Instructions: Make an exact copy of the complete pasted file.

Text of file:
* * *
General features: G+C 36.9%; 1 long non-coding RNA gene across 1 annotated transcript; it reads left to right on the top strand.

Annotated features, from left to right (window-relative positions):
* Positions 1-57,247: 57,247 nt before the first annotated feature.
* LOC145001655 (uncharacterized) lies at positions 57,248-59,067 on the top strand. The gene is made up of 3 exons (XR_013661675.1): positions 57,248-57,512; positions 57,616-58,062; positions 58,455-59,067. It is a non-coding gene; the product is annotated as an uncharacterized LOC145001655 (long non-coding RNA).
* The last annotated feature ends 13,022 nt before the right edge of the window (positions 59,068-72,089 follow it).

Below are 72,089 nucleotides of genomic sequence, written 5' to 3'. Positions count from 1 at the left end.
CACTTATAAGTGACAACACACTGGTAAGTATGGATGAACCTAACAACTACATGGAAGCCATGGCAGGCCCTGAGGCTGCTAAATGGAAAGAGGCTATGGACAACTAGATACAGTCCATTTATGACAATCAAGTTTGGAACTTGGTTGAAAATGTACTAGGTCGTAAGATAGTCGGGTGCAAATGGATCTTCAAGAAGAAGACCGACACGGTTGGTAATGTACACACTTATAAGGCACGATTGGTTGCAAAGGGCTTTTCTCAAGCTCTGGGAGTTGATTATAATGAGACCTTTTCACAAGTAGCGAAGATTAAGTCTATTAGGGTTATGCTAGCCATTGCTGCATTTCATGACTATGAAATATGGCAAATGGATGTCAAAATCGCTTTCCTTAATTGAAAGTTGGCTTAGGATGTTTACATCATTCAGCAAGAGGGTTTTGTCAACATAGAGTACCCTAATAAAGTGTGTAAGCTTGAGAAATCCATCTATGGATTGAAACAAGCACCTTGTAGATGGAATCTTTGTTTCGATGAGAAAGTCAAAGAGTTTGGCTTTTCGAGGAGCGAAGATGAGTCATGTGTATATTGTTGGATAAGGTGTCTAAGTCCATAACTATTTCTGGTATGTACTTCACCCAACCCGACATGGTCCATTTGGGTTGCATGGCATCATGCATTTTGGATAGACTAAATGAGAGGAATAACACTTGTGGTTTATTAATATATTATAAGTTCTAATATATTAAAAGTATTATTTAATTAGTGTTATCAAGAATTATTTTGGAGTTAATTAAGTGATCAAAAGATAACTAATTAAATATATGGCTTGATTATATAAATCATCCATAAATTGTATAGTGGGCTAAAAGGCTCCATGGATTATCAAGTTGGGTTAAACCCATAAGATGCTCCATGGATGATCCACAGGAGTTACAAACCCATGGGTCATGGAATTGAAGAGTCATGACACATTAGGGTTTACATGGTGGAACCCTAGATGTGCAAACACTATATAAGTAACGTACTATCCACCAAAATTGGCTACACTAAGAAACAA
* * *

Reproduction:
General features: G+C 36.9%; 1 long non-coding RNA gene across 1 annotated transcript; it reads left to right on the top strand.

Annotated features, from left to right (window-relative positions):
* Positions 1-57,247: 57,247 nt before the first annotated feature.
* LOC145001655 (uncharacterized) lies at positions 57,248-59,067 on the top strand. The gene is made up of 3 exons (XR_013661675.1): positions 57,248-57,512; positions 57,616-58,062; positions 58,455-59,067. It is a non-coding gene; the product is annotated as an uncharacterized LOC145001655 (long non-coding RNA).
* The last annotated feature ends 13,022 nt before the right edge of the window (positions 59,068-72,089 follow it).

Below are 72,089 nucleotides of genomic sequence, written 5' to 3'. Positions count from 1 at the left end.
CACTTATAAGTGACAACACACTGGTAAGTATGGATGAACCTAACAACTACATGGAAGCCATGGCAGGCCCTGAGGCTGCTAAATGGAAAGAGGCTATGGACAACTAGATACAGTCCATTTATGACAATCAAGTTTGGAACTTGGTTGAAAATGTACTAGGTCGTAAGATAGTCGGGTGCAAATGGATCTTCAAGAAGAAGACCGACACGGTTGGTAATGTACACACTTATAAGGCACGATTGGTTGCAAAGGGCTTTTCTCAAGCTCTGGGAGTTGATTATAATGAGACCTTTTCACAAGTAGCGAAGATTAAGTCTATTAGGGTTATGCTAGCCATTGCTGCATTTCATGACTATGAAATATGGCAAATGGATGTCAAAATCGCTTTCCTTAATTGAAAGTTGGCTTAGGATGTTTACATCATTCAGCAAGAGGGTTTTGTCAACATAGAGTACCCTAATAAAGTGTGTAAGCTTGAGAAATCCATCTATGGATTGAAACAAGCACCTTGTAGATGGAATCTTTGTTTCGATGAGAAAGTCAAAGAGTTTGGCTTTTCGAGGAGCGAAGATGAGTCATGTGTATATTGTTGGATAAGGTGTCTAAGTCCATAACTATTTCTGGTATGTACTTCACCCAACCCGACATGGTCCATTTGGGTTGCATGGCATCATGCATTTTGGATAGACTAAATGAGAGGAATAACACTTGTGGTTTATTAATATATTATAAGTTCTAATATATTAAAAGTATTATTTAATTAGTGTTATCAAGAATTATTTTGGAGTTAATTAAGTGATCAAAAGATAACTAATTAAATATATGGCTTGATTATATAAATCATCCATAAATTGTATAGTGGGCTAAAAGGCTCCATGGATTATCAAGTTGGGTTAAACCCATAAGATGCTCCATGGATGATCCACAGGAGTTACAAACCCATGGGTCATGGAATTGAAGAGTCATGACACATTAGGGTTTACATGGTGGAACCCTAGATGTGCAAACACTATATAAGTAACGTACTATCCACCAAAATTGGCTACACTAAGAAACAA